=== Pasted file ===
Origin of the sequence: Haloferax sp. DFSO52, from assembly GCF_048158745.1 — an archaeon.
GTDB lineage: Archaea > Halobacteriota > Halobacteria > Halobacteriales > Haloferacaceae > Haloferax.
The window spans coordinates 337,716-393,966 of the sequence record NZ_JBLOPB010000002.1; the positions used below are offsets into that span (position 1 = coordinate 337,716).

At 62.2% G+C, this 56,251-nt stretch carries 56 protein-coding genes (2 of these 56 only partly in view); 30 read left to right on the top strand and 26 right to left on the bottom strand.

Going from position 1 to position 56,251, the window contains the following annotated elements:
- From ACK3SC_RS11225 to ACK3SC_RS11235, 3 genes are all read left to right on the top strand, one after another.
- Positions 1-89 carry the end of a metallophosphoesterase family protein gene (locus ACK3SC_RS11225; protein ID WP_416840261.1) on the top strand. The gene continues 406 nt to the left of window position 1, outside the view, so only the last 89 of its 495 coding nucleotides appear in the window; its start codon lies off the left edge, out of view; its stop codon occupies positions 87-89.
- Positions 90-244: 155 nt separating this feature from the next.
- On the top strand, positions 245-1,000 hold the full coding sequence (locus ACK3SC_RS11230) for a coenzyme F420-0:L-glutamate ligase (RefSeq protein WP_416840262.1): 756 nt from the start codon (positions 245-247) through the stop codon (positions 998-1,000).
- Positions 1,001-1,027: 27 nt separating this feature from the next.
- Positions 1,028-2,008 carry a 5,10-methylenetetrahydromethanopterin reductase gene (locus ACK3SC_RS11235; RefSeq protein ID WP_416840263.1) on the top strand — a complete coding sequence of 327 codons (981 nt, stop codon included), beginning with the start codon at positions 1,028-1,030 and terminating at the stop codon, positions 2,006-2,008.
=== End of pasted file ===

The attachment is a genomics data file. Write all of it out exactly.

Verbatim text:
Origin of the sequence: Haloferax sp. DFSO52, from assembly GCF_048158745.1 — an archaeon.
GTDB lineage: Archaea > Halobacteriota > Halobacteria > Halobacteriales > Haloferacaceae > Haloferax.
The window spans coordinates 337,716-393,966 of the sequence record NZ_JBLOPB010000002.1; the positions used below are offsets into that span (position 1 = coordinate 337,716).

At 62.2% G+C, this 56,251-nt stretch carries 56 protein-coding genes (2 of these 56 only partly in view); 30 read left to right on the top strand and 26 right to left on the bottom strand.

Going from position 1 to position 56,251, the window contains the following annotated elements:
- From ACK3SC_RS11225 to ACK3SC_RS11235, 3 genes are all read left to right on the top strand, one after another.
- Positions 1-89 carry the end of a metallophosphoesterase family protein gene (locus ACK3SC_RS11225; protein ID WP_416840261.1) on the top strand. The gene continues 406 nt to the left of window position 1, outside the view, so only the last 89 of its 495 coding nucleotides appear in the window; its start codon lies off the left edge, out of view; its stop codon occupies positions 87-89.
- Positions 90-244: 155 nt separating this feature from the next.
- On the top strand, positions 245-1,000 hold the full coding sequence (locus ACK3SC_RS11230) for a coenzyme F420-0:L-glutamate ligase (RefSeq protein WP_416840262.1): 756 nt from the start codon (positions 245-247) through the stop codon (positions 998-1,000).
- Positions 1,001-1,027: 27 nt separating this feature from the next.
- Positions 1,028-2,008 carry a 5,10-methylenetetrahydromethanopterin reductase gene (locus ACK3SC_RS11235; RefSeq protein ID WP_416840263.1) on the top strand — a complete coding sequence of 327 codons (981 nt, stop codon included), beginning with the start codon at positions 1,028-1,030 and terminating at the stop codon, positions 2,006-2,008.